AGAINST THE GREAT RESET: 'The Anti-Industrial Revolution'
For the next three weeks, The Pipeline is presenting the remaining excerpts from each of the essays contained in Against the Great Reset: 18 Theses Contra the New World Order, which was published on October 18 by Bombardier Books and distributed by Simon and Schuster, and available now at the links.
Part V: THE PRACTICAL
Excerpt from "The Anti-Industrial Revolution" by Martin Hutchinson
The World Economic Forum’s Great Reset is a major revision of the economic policies that have pulled humanity to its present state of modest prosperity. Its central premise is captured by the epigraph: “You’ll own nothing and you’ll be happy.” But ownership is what divides modern free men and women from medieval serfs—without it, we are subject to the whims of our masters and unable to fashion our destiny. The Great Reset not only resets our social status, but also, over time, it will reset our living standards to those of our serf ancestors.
The WEF, based in Switzerland, aims to create a Fourth Industrial Revolution; apparently, electrification and computers were numbers two and three. (As an old-fashioned sort, I prefer to think there has been only one Industrial Revolution, which is still ongoing, and that subsequent technological advances are developments of the original leap forward, which unlike its supposed successors, was not a mere technological add-on to previous progress, but a paradigm change in humanity’s destiny.) The Covid-19 pandemic was the pretext for the group to call for a “Great Reset,” in which governments can change the conditions of economic life so that the WEF’s own policy preferences are favored. As President Barack Obama’s first chief of staff Rahm Emanuel said in 2009, “Never let a plague go to waste.”
According to Schwab and Malleret: “to achieve a better outcome, the world must act jointly and swiftly to revamp all aspects of our societies and economies, from education to social contracts and working conditions.”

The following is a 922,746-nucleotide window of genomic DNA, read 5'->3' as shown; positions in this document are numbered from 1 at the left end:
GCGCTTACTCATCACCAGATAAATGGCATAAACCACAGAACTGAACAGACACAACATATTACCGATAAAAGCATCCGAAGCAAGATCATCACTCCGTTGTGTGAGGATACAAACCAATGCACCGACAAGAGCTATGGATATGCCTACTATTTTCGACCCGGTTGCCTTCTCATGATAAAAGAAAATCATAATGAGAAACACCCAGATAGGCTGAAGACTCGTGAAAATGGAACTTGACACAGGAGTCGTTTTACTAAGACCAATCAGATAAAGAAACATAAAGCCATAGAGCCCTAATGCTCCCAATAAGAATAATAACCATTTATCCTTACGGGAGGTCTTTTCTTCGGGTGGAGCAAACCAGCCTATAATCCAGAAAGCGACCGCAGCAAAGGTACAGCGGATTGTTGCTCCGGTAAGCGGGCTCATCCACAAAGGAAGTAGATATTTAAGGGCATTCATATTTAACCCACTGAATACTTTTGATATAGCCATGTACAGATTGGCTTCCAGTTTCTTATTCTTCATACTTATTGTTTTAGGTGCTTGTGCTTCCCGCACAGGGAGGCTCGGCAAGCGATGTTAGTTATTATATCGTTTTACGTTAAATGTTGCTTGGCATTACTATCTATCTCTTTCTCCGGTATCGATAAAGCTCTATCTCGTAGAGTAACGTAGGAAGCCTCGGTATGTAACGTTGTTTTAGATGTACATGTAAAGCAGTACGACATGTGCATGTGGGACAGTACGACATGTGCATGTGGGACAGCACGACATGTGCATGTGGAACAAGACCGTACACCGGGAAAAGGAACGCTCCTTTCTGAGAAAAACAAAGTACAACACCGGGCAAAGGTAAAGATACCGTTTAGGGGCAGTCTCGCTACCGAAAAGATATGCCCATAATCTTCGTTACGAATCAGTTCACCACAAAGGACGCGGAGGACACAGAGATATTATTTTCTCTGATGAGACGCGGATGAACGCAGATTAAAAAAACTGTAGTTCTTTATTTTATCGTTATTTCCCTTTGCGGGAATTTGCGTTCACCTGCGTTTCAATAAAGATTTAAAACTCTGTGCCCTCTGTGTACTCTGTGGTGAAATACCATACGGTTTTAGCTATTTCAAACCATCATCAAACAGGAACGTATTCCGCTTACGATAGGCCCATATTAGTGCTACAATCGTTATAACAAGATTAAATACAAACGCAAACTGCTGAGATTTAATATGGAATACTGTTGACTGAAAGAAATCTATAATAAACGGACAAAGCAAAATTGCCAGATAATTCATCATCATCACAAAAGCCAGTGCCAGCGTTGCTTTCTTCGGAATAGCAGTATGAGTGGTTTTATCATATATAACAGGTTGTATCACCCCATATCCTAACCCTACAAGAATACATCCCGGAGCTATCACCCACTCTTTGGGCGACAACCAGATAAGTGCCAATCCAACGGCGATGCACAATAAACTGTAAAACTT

Schwab’s Great Reset agenda has three main components. First, it “steers the market towards fairer outcomes”—Schwab and his cronies deciding what is fair. Second, the Great Reset agenda ensures that investments advance shared goals, such as equality and sustainability. (There appears to be no provision for those of us who do not share these goals.) The third priority is to “harness the innovations of the Fourth Industrial Revolution to support the public good, especially by addressing health and social challenges.”
Clearly, the Great Reset agenda has little in common with conventional market capitalism. To highlight the differences, I will compare its approach point by point with the policies that gave Britain the original Industrial Revolution—the most comprehensive advance in human civilization since the invention of agriculture, and with more unequivocally positive effects on living standards. I shall demonstrate that in almost all areas, the Great Reset advocates the opposite of those policies. It then seems inescapable that it is likely to produce the opposite results, in other words, an Anti-Industrial Revolution, in which human economic progress in living standards goes into reverse.
The Industrial Revolution occurred in Great Britain between 1760 and 1830,13 although its roots go back a century earlier, to the entrepreneurial outward-looking society that arose in the Restoration period after 1660. That society differed from all Continental societies of the period (except the Netherlands) in one overwhelmingly important
respect: almost all its people were fully free. That freedom derived from the period after another pandemic, the Black Death.
Nearly three hundred years before the Black Death, the Norman Conquest had sharply compromised the living standards and embryonic freedoms of the indigenous Saxons. The Normans appropriated the large landholdings, exterminating almost all the Saxon nobility, and then imposed the more severe French version of feudalism on the remainder of the indigenous population. In consequence, most of the Saxon population existed in an unfree status for the succeeding centuries, each member providing labor and possibly military service to their feudal lord and receiving no cash compensation for doing so. As England became more settled and its wealth increased, more land was cleared and cultivated. However, population increase among the serfs kept them mired in serfdom, even though the nonrural sectors of the economy were developing a cash economy with free exchange.
Then the Black Death happened, wiping out at least a third of the population. The result was a severe labor shortage, combined with a decline in food prices since there was no longer enough labor to cultivate all the available land. In response, the upper classes that controlled Parliament passed the Statute of Labourers 1351, prohibiting working men from demanding higher wages. These restrictions were initially effective, but over generations, with people moving, new employers emerging, and new job types appearing, they became a dead letter—the “Peasants’ Revolt” of 1381 and other labor unrest were symptoms of the ex-serfs asserting their new autonomy. By the fifteenth century, the restrictions had effectively disappeared—the descendants of the serfs freed themselves and worked for the much higher wages now available. This period was in retrospect known as “Merrie England.” For the ex-serfs, if not for their former masters embroiled in the Wars of the Roses, it was indeed Merrie!